Paige also liked to tell a tall tale referencing one hotel at which he and Bell stayed, in which there was a short delay between flipping the light switch off and the lights actually going off due to faulty wiring, sufficient for Bell to jump into bed in the interim. Leaving out the explanatory details, Paige liked to say that Bell was "so fast he can turn off the light and be in bed before the room gets dark!" Paige also joked of a time when facing Bell that the outfielder hit a line drive up the middle that went screaming past Paige's ear, and hit Bell in the buttocks as he was sliding into second base. It’s a funny line, buy highly improbable.
Many tales exist of "Cool Papa." For example, one claims that Bell scored from second base on a sacrifice fly. Another states that he went from first to third on a bunt, which is possible for a speedy runner if the fielded ball was thrown to first for the sure out and the first baseman was unable to make the long throw to third in time.
More astonishing is the claim related in Ken Burns’ Baseball that he once scored from first on a sacrifice bunt. In an exhibition game against white all-stars, Bell broke for second on a bunt and run, with Satchel Paige at the plate. By the time the ball reached Paige, Bell was almost to second and rounded the bag, seeing the third baseman had broken towards home to field the bunt. The catcher, Roy Partee of the Boston Red Sox, ran to third to cover the bag and an anticipated return throw from first. To his surprise, Bell rounded third and brushed by him on the way home. Pitcher Murry Dickson of the St. Louis Cardinals had not thought to cover home with the catcher moving up the line, and Bell scored standing up.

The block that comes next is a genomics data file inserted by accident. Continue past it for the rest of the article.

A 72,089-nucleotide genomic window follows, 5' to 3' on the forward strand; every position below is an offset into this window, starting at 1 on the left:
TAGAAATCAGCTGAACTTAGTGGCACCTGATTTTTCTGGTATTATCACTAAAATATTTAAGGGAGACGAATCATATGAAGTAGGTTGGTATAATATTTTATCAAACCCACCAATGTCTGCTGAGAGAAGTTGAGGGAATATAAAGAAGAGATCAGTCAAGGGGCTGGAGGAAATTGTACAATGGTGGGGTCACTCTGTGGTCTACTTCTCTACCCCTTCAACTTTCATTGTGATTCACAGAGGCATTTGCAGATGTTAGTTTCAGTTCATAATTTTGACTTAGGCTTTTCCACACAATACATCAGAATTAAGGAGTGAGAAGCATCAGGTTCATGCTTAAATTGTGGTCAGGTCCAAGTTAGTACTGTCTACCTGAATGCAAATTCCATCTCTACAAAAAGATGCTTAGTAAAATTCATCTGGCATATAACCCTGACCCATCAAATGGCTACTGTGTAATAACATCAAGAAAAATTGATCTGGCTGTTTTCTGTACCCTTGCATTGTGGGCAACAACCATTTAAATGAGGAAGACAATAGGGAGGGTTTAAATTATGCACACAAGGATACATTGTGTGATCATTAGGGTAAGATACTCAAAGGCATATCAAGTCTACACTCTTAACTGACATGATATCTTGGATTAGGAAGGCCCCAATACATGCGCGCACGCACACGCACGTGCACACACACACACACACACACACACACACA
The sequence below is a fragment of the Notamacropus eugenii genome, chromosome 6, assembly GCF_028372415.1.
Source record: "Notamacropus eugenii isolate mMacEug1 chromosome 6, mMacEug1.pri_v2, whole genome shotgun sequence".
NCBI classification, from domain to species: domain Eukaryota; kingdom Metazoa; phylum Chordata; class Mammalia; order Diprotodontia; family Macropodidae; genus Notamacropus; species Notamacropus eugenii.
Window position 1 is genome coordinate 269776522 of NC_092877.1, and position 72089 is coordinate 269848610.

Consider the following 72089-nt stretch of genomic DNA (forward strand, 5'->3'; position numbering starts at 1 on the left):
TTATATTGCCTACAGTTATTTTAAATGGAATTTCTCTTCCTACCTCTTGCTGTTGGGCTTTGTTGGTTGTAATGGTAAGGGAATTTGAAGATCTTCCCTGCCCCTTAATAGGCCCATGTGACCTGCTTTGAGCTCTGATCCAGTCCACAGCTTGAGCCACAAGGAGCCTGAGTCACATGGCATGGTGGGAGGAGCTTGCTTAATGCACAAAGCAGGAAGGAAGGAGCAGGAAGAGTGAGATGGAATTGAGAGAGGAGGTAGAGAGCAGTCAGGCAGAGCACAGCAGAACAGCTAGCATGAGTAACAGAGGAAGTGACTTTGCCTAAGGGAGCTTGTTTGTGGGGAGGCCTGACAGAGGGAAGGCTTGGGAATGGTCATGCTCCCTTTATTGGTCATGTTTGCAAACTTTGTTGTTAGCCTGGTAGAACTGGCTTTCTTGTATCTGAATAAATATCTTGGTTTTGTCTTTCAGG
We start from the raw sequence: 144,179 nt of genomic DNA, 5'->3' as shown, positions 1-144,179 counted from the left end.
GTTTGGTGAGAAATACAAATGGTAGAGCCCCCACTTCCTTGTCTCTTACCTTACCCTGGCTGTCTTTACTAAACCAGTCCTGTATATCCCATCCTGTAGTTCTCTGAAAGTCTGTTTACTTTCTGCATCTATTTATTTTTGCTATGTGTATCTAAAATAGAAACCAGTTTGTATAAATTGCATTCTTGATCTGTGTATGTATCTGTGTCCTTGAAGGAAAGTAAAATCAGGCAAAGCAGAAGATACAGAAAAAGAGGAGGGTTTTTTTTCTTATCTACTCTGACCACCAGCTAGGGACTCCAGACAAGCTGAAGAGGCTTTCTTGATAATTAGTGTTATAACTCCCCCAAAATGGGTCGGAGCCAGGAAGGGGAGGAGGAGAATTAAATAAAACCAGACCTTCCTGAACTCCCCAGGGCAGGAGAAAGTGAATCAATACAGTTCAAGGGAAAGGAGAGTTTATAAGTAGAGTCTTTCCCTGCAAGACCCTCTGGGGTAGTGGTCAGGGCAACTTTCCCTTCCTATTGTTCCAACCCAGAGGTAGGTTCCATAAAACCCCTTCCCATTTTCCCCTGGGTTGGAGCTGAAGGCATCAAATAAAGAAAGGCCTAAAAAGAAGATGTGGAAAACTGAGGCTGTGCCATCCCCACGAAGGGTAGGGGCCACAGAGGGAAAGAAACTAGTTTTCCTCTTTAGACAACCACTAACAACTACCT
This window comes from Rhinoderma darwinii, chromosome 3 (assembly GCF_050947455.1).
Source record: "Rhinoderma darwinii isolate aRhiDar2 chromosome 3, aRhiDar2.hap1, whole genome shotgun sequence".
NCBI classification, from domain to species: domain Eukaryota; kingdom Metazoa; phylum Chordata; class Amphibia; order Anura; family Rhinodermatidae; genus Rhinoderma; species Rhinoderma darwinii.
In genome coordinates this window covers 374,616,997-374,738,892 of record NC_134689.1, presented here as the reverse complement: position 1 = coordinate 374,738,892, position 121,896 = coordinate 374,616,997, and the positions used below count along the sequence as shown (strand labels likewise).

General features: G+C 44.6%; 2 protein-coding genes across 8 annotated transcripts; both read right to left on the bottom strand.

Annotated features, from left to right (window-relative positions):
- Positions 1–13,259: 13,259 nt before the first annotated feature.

Another article in Burns’ book states that he stole two bases on a single pitch, which is difficult but feasible if a catcher making the throw to second made a mediocre throw and had a second baseman or shortstop unable to catch the runner at third with a throw.
There are many other possibly exaggerated anecdotes about Bell, such as running a full trip around the bases in 11 seconds. The most unlikely was that he was once called out for being hit by his own batted ball while trying to slide into second base. I don’t drink any longer, but when I did, I could not have consumed enough Manhattans to make me buy that one.
The bottom line is the fact that Bell was a great baseball player. “Cool Papa” was voted into the Baseball Hall of Fame in 1974.
Bell died in his home on Dickson Street in St. Louis in 1991 at age 87. In his honor, the city renamed Dickson Street as "James 'Cool Papa' Bell Avenue". He has also been inducted into the St. Louis Walk of Fame.
In 1999, Cool Papa Bell was ranked 66th on The Sporting News list of Baseball’s Greatest Players, one of five players so honored who played all or most of his career in the Negro Leagues, and was nominated as a finalist for the Major League Baseball All-Century Team.
Note: The Negro Leagues Baseball Museum is located in Kansas City, MO. It is an important cultural experience.